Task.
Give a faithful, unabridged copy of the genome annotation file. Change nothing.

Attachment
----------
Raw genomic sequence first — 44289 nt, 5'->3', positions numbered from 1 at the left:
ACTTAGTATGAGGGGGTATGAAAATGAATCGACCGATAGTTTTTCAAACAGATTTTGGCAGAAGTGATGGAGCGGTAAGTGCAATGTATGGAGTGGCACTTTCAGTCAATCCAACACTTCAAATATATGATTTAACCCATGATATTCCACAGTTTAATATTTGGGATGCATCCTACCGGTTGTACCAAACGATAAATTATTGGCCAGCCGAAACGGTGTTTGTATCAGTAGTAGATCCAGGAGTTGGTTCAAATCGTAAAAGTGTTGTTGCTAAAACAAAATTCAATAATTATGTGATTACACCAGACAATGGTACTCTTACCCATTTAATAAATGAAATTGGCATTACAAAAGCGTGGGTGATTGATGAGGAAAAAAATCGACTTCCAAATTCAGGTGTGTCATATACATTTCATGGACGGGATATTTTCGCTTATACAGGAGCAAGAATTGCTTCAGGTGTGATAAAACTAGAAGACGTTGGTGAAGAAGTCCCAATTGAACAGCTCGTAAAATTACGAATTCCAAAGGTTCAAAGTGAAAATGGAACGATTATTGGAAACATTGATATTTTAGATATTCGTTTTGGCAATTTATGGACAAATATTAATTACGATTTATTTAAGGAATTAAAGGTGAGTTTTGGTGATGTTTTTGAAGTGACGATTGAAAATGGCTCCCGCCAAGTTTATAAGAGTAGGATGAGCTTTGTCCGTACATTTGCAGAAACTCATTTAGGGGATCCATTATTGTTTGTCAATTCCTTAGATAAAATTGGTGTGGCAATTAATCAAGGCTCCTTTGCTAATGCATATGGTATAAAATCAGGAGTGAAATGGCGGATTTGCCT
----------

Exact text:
Raw genomic sequence first — 44289 nt, 5'->3', positions numbered from 1 at the left:
ACTTAGTATGAGGGGGTATGAAAATGAATCGACCGATAGTTTTTCAAACAGATTTTGGCAGAAGTGATGGAGCGGTAAGTGCAATGTATGGAGTGGCACTTTCAGTCAATCCAACACTTCAAATATATGATTTAACCCATGATATTCCACAGTTTAATATTTGGGATGCATCCTACCGGTTGTACCAAACGATAAATTATTGGCCAGCCGAAACGGTGTTTGTATCAGTAGTAGATCCAGGAGTTGGTTCAAATCGTAAAAGTGTTGTTGCTAAAACAAAATTCAATAATTATGTGATTACACCAGACAATGGTACTCTTACCCATTTAATAAATGAAATTGGCATTACAAAAGCGTGGGTGATTGATGAGGAAAAAAATCGACTTCCAAATTCAGGTGTGTCATATACATTTCATGGACGGGATATTTTCGCTTATACAGGAGCAAGAATTGCTTCAGGTGTGATAAAACTAGAAGACGTTGGTGAAGAAGTCCCAATTGAACAGCTCGTAAAATTACGAATTCCAAAGGTTCAAAGTGAAAATGGAACGATTATTGGAAACATTGATATTTTAGATATTCGTTTTGGCAATTTATGGACAAATATTAATTACGATTTATTTAAGGAATTAAAGGTGAGTTTTGGTGATGTTTTTGAAGTGACGATTGAAAATGGCTCCCGCCAAGTTTATAAGAGTAGGATGAGCTTTGTCCGTACATTTGCAGAAACTCATTTAGGGGATCCATTATTGTTTGTCAATTCCTTAGATAAAATTGGTGTGGCAATTAATCAAGGCTCCTTTGCTAATGCATATGGTATAAAATCAGGAGTGAAATGGCGGATTTGCCT